Russian President Vladimir Putin has said war with neighbouring Ukraine is unlikely.

He was responding to a reporter with Russia State TV company, who asked him if he expected a war between Russia and Ukraine.

"I think that such an apocalyptic scenario is unlikely and I hope this will never happen," he said.

A transcript of the interview was published on the Kremlin website.

President Putin also said he did not see the need for another meeting with France, Germany and Ukraine on resolution of the conflict in eastern Ukraine.

Meanwhile, Kiev has accused pro-Russian rebels of opening fire with rockets and artillery at villages in south eastern Ukraine, all but burying a week-old European-brokered ceasefire deal.

The Ukrainian military said it could not pull weapons from the front as required under the tenuous truce, as long as its troops were still under attack.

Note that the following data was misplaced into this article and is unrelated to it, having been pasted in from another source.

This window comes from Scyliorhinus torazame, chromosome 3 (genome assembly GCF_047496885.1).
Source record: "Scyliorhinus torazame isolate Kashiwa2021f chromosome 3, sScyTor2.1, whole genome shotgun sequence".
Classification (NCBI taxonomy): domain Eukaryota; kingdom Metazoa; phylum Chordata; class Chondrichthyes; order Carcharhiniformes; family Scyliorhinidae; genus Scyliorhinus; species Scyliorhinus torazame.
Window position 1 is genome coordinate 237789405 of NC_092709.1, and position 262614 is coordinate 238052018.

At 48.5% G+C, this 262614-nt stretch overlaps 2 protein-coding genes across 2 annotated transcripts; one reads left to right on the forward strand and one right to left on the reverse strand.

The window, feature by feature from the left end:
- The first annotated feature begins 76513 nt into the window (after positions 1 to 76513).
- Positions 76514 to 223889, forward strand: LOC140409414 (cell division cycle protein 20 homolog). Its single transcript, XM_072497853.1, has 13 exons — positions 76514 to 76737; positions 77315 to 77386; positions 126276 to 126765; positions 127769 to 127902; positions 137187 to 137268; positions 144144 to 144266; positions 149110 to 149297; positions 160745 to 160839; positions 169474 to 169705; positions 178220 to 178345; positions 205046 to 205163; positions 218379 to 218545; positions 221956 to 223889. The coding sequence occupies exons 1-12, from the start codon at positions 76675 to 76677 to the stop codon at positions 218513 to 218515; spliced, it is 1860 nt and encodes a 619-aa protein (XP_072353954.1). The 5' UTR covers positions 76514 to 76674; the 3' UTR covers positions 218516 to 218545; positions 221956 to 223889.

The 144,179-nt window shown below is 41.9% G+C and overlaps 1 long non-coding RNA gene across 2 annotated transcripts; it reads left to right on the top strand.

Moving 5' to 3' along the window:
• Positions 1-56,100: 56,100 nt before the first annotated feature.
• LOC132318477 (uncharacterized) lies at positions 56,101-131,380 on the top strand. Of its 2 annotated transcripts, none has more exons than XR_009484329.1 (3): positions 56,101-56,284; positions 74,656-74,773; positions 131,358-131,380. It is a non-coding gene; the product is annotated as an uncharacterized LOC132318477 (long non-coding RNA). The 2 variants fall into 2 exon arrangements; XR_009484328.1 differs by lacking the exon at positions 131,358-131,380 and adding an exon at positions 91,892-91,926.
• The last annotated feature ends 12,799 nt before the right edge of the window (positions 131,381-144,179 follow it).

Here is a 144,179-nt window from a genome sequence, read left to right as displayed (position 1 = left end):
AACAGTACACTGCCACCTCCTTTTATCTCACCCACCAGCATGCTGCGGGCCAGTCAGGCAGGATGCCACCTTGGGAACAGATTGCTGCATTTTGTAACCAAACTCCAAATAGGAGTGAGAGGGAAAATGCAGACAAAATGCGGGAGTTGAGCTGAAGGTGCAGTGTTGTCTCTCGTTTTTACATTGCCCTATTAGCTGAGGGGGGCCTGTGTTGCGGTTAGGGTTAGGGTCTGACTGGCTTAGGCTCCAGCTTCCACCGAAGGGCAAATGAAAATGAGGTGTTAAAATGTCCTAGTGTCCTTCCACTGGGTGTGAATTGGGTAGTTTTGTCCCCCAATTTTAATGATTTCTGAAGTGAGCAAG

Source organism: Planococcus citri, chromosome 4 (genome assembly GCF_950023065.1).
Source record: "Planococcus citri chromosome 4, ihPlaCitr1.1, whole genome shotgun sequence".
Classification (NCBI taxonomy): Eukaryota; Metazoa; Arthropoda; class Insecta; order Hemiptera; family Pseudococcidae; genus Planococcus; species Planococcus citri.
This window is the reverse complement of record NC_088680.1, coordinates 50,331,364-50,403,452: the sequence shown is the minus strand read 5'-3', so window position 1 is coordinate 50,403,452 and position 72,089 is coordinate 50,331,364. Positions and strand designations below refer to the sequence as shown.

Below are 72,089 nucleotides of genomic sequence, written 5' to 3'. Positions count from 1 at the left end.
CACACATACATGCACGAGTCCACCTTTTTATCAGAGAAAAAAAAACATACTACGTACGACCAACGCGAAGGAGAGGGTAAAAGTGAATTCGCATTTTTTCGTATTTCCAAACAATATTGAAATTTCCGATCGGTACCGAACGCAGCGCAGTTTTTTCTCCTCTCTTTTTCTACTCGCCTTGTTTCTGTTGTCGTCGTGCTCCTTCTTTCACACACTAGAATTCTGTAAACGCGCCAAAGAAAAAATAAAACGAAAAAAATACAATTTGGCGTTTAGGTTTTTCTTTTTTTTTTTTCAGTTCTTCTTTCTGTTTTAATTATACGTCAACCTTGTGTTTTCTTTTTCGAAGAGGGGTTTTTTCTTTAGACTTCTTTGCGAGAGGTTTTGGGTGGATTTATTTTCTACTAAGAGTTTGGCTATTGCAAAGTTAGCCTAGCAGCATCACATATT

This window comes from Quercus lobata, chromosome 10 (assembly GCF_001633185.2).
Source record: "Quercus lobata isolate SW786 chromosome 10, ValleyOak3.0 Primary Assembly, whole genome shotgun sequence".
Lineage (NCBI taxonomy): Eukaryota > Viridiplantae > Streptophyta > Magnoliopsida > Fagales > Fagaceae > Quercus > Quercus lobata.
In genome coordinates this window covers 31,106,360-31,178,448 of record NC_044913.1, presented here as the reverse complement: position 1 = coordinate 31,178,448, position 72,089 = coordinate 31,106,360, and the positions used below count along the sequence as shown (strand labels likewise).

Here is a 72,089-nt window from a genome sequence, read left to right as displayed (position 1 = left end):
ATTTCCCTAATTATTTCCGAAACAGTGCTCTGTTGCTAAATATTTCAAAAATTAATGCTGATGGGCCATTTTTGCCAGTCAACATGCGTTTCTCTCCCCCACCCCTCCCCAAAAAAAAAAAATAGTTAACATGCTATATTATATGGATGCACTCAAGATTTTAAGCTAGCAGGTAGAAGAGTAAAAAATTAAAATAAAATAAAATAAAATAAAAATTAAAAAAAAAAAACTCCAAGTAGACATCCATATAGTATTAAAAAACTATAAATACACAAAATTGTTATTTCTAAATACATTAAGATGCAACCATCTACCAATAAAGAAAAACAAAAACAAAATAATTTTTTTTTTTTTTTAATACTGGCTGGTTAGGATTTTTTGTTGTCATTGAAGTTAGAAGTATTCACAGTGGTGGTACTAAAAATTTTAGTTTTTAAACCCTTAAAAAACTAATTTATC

Ukraine's currency, nearly in free fall this month, fell a further 10% today on fears that the truce could collapse.

The central bank said it would tighten currency rules to sustain the hryvnia.

The value of Ukrainian debt also fell, with bonds now trading at 40 cents in the dollar.

The reported shooting came closer to killing off the truce, intended to end fighting that has killed more than 5,600 people, which rebels ignored last week to capture the strategic town of Debaltseve in a punishing defeat for Kiev.

Kiev and its Western allies say they fear the rebels, backed by reinforcements of Russian troops, are planning to advance deeper into territory the Kremlin calls "New Russia".

Moscow denies aiding the rebels.

Fighting has diminished since Kiev's forces abandoned Debaltseve in defeat last Wednesday.

There were hopeful signs for the truce over the weekend, with an overnight exchange of around 200 prisoners late on Saturday and an agreement yesterday to begin pulling back artillery from the front.

But Kiev said today that two of its soldiers had been killed and ten wounded in overnight fighting.